We make diots, pormoniers, cabbage sausages and more.
These delicacies were once made on Savoyard farms during the “cochonnaille” pig festival (and often combined with garden vegetables), but
Mont Charvin is now bringing their traditional taste to your kitchen table.
Natural and smoked artisanal diot
Beaufort AOP Diot
Did you know?
Staples of Savoyard charcuterie, diots, pormoniers and cabbage sausages are made of roughly chopped or minced pork. They are seasoned and often combined with other ingredients depending on the recipe (such as spices, vegetables, white Savoie wine, garlic and so on). These sausages are then put into a casing and cooked. They can also be smoked.
Herbs and cabbage are often found in sausages in mountainous regions, and Savoie is no exception. Having always been a distinctive part of home and farm cooking, green vegetables bring an original and sought-after flavour to these essential winter dishes.
And as for diots, they need no introduction! They are so popular that they have become an emblem of Savoie in their own right.
We like our cooking sausages hot, boiled, grilled or in casserole with white wine, water and crème fraîche. Traditionally, they are accompanied by lentils, steamed potatoes or the famous Savoie “polenta” (corn semolina).
You can also enjoy them cold once they have been cooked. In this case, they go very well with salads, sandwiches or anything else that takes your fancy.
- Deliciously filled with leeks, spinach and/or cabbage, our pormoniers and cabbage sausages add a lighter touch that your guests will love. Their subtle taste is one the whole family can enjoy.
- Sliced finely in cakes, quiches, mini muffins, small brioches, pasta and so on, our sausages add a touch of originality that will delight your guests.
Baked or barbecued
Sausages can be cooked to very delicate and tasty results in their own juices, as this really concentrates their flavours. Wrap the sausage in foil, then place it in the oven at 200°C (390°F) for 40-45 minutes or on the barbecue for 20-30 minutes.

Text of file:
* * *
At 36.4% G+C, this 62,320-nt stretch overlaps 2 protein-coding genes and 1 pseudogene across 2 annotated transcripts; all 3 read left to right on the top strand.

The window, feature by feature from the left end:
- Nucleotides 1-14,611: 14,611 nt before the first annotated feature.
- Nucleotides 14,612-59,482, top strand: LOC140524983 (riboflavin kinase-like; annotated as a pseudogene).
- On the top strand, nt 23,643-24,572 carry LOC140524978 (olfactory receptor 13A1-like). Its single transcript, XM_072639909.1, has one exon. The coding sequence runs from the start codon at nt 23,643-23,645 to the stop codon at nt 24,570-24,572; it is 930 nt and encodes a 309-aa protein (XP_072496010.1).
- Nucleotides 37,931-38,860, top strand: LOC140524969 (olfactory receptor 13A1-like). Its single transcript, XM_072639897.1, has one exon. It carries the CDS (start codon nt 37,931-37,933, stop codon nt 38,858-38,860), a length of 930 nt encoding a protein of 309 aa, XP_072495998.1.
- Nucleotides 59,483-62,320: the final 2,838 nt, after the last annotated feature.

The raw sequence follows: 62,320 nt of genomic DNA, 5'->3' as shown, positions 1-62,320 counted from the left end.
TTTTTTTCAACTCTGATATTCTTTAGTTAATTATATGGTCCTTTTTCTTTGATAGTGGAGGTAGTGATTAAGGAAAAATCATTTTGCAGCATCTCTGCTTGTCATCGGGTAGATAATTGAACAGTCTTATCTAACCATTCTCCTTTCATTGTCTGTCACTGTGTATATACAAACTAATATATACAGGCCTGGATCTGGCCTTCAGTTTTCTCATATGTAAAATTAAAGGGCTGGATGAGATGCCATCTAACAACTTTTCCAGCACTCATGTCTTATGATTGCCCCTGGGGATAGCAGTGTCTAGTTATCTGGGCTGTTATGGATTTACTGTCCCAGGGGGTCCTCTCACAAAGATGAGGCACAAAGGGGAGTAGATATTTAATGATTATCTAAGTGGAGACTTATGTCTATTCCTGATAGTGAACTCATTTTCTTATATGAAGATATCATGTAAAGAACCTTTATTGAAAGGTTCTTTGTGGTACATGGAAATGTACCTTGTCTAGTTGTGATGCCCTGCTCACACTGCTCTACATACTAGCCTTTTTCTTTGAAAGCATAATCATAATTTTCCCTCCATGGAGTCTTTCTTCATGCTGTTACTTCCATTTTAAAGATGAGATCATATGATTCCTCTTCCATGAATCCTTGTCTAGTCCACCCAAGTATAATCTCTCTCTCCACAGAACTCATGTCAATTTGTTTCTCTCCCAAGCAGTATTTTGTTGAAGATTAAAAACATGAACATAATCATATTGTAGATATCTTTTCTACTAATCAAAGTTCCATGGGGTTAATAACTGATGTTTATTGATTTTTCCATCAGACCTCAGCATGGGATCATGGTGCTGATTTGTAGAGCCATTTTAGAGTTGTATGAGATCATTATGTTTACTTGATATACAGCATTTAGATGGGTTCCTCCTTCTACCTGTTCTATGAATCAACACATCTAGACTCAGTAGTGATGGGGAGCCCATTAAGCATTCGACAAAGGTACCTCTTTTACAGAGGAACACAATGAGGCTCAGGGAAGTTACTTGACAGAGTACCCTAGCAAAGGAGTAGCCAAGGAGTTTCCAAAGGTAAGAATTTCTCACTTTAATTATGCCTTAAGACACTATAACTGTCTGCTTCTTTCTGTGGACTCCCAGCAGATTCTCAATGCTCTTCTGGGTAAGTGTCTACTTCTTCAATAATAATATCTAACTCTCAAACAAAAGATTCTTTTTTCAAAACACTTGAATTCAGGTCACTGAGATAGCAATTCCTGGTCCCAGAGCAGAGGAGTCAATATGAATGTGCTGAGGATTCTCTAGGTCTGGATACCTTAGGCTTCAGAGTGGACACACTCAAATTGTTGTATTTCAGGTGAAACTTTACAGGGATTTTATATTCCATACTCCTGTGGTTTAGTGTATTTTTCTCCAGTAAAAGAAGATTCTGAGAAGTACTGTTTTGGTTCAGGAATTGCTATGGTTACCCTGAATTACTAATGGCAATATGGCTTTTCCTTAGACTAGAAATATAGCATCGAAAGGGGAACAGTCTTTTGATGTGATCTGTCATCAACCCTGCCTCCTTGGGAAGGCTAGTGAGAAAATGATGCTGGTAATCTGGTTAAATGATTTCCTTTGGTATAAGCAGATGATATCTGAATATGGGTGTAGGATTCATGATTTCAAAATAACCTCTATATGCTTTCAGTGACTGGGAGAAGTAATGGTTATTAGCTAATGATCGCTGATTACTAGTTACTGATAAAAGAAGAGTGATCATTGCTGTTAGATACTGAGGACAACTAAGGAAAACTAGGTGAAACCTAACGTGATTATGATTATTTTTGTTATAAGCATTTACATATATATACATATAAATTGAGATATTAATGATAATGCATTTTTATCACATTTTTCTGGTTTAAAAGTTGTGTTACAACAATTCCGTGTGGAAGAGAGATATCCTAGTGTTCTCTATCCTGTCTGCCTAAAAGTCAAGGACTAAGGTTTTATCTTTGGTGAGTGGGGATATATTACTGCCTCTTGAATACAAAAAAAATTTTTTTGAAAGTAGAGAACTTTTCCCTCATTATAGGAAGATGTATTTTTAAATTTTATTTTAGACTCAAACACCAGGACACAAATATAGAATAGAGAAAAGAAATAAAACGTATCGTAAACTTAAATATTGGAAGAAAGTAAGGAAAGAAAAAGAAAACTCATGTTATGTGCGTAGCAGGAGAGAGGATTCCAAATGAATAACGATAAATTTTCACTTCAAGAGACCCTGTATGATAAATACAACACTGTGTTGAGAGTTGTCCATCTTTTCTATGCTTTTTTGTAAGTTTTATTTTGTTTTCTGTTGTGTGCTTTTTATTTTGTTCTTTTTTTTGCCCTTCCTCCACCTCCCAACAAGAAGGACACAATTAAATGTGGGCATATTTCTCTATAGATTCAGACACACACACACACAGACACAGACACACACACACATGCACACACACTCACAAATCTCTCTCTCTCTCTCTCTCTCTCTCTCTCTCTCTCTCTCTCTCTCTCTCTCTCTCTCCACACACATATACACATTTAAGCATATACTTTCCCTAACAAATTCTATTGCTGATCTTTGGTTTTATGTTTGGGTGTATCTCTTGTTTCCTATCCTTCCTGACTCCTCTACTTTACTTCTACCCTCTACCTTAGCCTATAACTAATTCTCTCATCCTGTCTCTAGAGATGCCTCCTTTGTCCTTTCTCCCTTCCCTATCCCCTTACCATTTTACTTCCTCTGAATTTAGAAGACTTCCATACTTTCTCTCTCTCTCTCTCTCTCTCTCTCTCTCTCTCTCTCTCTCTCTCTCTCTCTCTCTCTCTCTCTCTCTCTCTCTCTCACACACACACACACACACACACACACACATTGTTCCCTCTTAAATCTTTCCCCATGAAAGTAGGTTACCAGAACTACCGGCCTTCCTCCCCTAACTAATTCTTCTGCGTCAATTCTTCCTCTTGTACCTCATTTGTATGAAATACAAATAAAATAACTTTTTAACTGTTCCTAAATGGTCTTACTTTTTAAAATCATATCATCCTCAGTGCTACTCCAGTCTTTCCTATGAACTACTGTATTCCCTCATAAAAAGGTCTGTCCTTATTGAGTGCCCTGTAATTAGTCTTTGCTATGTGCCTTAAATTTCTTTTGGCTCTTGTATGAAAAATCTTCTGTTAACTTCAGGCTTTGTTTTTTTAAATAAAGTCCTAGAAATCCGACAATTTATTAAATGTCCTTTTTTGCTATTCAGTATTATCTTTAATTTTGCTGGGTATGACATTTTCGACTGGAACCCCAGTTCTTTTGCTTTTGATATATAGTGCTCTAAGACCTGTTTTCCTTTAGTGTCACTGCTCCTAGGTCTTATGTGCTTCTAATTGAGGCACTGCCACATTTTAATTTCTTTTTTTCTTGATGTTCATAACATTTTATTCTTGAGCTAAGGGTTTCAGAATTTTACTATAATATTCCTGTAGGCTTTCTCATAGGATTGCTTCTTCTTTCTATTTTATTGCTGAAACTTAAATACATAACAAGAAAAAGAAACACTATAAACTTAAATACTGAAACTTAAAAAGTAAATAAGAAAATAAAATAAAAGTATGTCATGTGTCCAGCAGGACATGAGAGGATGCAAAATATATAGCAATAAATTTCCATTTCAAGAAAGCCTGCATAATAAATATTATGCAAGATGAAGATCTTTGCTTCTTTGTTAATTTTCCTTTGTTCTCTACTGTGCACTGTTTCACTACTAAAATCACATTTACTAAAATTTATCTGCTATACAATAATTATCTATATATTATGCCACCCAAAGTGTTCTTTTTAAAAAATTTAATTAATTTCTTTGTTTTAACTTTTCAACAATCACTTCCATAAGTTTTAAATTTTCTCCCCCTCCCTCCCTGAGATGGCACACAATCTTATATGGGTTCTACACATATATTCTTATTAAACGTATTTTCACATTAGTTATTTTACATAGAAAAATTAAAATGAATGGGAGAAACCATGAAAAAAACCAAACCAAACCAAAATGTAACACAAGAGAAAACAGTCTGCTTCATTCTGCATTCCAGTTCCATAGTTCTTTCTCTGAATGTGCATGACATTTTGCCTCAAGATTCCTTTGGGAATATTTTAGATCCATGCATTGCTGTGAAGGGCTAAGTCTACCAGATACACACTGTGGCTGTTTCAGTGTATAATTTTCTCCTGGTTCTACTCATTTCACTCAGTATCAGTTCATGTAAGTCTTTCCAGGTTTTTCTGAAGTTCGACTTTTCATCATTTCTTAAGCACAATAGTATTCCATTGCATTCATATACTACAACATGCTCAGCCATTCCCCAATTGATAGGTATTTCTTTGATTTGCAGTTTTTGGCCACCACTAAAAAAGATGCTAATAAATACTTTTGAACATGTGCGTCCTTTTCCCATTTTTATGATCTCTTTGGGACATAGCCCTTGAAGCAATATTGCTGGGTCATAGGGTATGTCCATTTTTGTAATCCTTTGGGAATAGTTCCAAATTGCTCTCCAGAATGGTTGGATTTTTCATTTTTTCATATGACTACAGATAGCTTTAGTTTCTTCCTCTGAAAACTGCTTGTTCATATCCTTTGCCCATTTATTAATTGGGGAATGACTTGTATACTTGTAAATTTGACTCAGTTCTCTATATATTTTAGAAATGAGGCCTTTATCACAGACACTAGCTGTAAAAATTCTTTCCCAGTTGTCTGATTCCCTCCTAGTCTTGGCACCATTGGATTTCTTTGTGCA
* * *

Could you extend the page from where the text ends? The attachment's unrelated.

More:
When you open the foil, you will discover a slightly caramelised sausage with an extraordinary taste.
Cooking with potatoes and/or vegetables (leeks, carrots)
Brown the sausages first, then cook them in a frying pan or large saucepan on a bed of whole or chopped vegetables.
This is the simplest cooking method - but admittedly not the tastiest. Part of the sausage’s flavour is lost in the water.
Put the sausage in a large saucepan (no need to prick it) and cover with cold water. Turn it up to a medium heat and cook it for 40 minutes, lidded and at a simmering boil.
keep the cooking water to cook pasta or rice, for example.
Diots in white wine
Preparation time: 60 min.
Cooking time: 45 min.
- 8 diots
- 100 g butter
- 2 onions
- 3 shallots
- 1 bouquet garni (parsley, thyme, bay leaf)
- 200 ml dry white wine
- 1 tbsp flour
- salt, pepper
- Start by browning the diots in butter in a frying pan for approx. 15 minutes.
- Set them aside.
- Fry the shallots and chopped onions in the cooking juices, sprinkle on the flour and the white wine.
- Leave to thicken on a low heat, stirring with a wooden spoon.
- Add the bouquet garni and diots, which should be covered by the sauce (add some more water if necessary).
- Leave to simmer for at least 45 minutes on a low heat.
- Serve hot with steamed potatoes, crozet pasta or polenta.